Dynamics of populations and communities
The general patterns of zonation on rocky shores can be explained in terms of physical
factors affecting the outcome of biological interactions. However, even clearly delimited
zones of conspicuous space occupiers or canopy forming seaweeds also consist of numerous
subsidiary species, the populations of which undergo fluctuations in space and time.
Sheltered rocky shores generally have vary stable patterns of zonation over time. This can
be true of steeper moderately exposed shores. Flatter moderately exposed shores are often
characterised by highly dynamic communities with patches of one species giving way to
another over time (see below). Communities on very exposed shores show dynamics caused by physical
disturbance events which create space for recolonization.
Many fluctuations seen in rocky shore communities are due to biological
interactions. However, all ecological communities are influenced to some degree by
physical factors. The interaction of the emersion gradient, the wave exposure gradient and
disturbance regime, the local hydrodynamic regime and the geographical position of the
shore determine which species are likely to be found there. Thus any effect of species
interactions (grazing, predation or competition) on community structure may ultimately
depends on the influence of the physical environment on the species involved.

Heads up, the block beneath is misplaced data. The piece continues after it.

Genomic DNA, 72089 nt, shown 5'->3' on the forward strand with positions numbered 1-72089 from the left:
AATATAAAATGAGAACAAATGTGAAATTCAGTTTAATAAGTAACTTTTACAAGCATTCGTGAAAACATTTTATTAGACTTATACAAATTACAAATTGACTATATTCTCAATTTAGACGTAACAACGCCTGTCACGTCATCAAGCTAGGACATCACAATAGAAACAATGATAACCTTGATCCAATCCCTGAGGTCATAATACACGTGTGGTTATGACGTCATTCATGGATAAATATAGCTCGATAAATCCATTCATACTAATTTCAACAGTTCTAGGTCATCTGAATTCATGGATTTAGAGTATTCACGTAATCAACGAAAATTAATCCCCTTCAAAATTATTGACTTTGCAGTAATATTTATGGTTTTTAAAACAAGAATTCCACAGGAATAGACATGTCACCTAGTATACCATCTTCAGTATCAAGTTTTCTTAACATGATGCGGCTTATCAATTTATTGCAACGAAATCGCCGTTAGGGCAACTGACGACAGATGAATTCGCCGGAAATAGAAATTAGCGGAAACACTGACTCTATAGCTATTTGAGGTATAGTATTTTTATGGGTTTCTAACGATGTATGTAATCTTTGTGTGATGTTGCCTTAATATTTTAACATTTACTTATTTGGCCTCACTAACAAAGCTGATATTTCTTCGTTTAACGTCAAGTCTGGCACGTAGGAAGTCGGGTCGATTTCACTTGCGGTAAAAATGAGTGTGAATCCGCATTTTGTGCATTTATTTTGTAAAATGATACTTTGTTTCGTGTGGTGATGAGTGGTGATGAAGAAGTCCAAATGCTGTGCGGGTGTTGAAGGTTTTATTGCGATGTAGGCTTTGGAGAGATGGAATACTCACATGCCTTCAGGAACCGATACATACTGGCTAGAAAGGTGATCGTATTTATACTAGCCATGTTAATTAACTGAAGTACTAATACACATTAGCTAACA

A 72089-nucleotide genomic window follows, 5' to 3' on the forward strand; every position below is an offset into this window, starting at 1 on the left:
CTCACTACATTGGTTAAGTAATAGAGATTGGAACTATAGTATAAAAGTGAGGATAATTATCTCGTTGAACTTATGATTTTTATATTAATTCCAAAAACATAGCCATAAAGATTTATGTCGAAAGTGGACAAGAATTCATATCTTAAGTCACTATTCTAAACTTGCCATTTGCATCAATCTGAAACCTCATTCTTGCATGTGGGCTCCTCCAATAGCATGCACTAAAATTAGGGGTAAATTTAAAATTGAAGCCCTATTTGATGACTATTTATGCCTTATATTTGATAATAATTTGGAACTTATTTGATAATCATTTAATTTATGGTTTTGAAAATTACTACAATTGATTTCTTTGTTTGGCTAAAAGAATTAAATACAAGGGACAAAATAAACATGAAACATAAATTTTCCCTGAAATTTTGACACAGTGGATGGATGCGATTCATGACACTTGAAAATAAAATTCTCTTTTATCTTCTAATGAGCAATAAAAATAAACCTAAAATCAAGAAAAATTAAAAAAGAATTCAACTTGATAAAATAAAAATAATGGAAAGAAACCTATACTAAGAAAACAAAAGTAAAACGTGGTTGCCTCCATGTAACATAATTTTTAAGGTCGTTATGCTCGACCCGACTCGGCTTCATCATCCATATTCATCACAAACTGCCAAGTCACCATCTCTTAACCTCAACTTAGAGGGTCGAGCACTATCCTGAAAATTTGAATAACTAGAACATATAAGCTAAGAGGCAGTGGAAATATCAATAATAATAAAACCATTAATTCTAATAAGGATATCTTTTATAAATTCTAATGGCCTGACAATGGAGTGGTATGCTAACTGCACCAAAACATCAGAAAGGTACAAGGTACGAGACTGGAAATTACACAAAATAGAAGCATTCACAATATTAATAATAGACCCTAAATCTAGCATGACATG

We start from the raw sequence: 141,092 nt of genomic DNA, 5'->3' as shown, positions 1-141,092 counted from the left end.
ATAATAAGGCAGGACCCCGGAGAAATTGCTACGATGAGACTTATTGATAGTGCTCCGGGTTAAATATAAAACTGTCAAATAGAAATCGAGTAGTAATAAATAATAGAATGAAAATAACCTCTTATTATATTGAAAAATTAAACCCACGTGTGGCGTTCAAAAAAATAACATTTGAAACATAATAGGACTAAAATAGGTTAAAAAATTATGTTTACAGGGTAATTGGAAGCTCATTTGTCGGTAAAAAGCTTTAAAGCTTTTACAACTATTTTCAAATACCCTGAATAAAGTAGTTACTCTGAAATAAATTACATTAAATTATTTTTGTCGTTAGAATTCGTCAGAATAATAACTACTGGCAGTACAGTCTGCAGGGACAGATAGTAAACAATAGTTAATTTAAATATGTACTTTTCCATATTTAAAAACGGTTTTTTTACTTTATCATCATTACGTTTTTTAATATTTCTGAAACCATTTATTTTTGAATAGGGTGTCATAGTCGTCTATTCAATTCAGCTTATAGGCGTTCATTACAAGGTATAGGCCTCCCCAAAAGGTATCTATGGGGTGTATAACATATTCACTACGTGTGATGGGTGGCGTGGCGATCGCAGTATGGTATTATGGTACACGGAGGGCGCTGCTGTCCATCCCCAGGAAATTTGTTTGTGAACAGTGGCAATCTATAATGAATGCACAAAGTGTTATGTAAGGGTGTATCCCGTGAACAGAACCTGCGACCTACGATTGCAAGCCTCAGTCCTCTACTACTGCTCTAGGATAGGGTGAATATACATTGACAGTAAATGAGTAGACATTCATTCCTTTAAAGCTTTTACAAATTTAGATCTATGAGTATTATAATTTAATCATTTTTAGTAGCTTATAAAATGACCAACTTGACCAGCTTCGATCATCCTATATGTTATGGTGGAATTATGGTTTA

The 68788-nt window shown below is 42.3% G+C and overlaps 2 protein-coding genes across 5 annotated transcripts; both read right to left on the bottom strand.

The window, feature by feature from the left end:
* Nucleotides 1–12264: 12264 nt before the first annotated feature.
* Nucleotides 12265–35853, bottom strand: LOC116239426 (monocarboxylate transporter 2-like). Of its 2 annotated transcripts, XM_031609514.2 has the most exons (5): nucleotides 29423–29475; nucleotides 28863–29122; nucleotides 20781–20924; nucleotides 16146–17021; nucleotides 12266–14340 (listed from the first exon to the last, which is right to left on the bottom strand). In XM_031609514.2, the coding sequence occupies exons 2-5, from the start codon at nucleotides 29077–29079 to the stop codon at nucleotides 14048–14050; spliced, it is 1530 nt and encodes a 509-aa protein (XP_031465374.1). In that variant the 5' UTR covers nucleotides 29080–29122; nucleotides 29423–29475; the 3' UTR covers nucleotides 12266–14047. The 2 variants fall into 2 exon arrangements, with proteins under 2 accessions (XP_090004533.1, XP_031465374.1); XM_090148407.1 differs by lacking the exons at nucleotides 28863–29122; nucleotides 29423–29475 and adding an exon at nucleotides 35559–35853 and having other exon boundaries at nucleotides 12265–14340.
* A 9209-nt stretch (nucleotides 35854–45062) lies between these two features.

Stochastic (chance) events contribute greatly to variability in the community. The
major cause of this type of variability is stochastic variation in the supply of
settling planktonic propagules of key species in the community (Hawkins and Hartnoll,
1982; Gaines and Roughgarden, 1985; Hartnoll and Hawkins, 1985; Gaines and Bertness, 1992;
see section E below), but the disturbance due to major climatic events (e.g. Crisp, 1964)
or small-scale physical damage (Paine and Levin, 1981; Shanks and Wright, 1986) can have
patches on moderately exposed shores
Moderately exposed rocky shores are often made up of a mosaic of patches, each cycling
through a number of successional stages (Figure 5) and structured by a number of
positive and negative interactions between the main species but with fluctuations
generated by recruitment variation. The community is composed of such patches, each
dominated by a particular species or group of species, which may give way to others and
sometimes to bare rock over time. These have been particularly well studied on the Isle of
Man (Burrows and Lodge, 1950; Hawkins and Hartnoll, 1983; Hartnoll and Hawkins; 1985,
reviewed by Hawkins et al., 1992). The limpet Patella vulgata is an
important grazer, feeding on the young Fucus vesiculosus plants. Mature F.
vesiculosus plants dislodge settling barnacles, Semibalanus balanoides as their
fronds sweep over the rock. Juvenile limpets, which dislodge newly settled barnacles as
they move, and dogwhelks, which are predators of barnacles, aggregate under mature clumps
of F. vesiculosus. Thus, barnacles are scarce in patches dominated by mature F.
vesiculosus; however, these patches last for only about 3 to 4 years. The sweeping
action of F. vesiculosus fronds and the presence of limpets minimises the
successful settlement of young fucoids. When the old plants die back, the sheltering
limpets disperse and the bare rock is then colonised by barnacles. Limpet grazing is
inefficient amongst mature barnacles; as a result, some fucoids are able to settle and
survive. F. vesiculosus clumps appear amongst the barnacles, reducing barnacle
recruitment and encouraging the aggregation of limpets.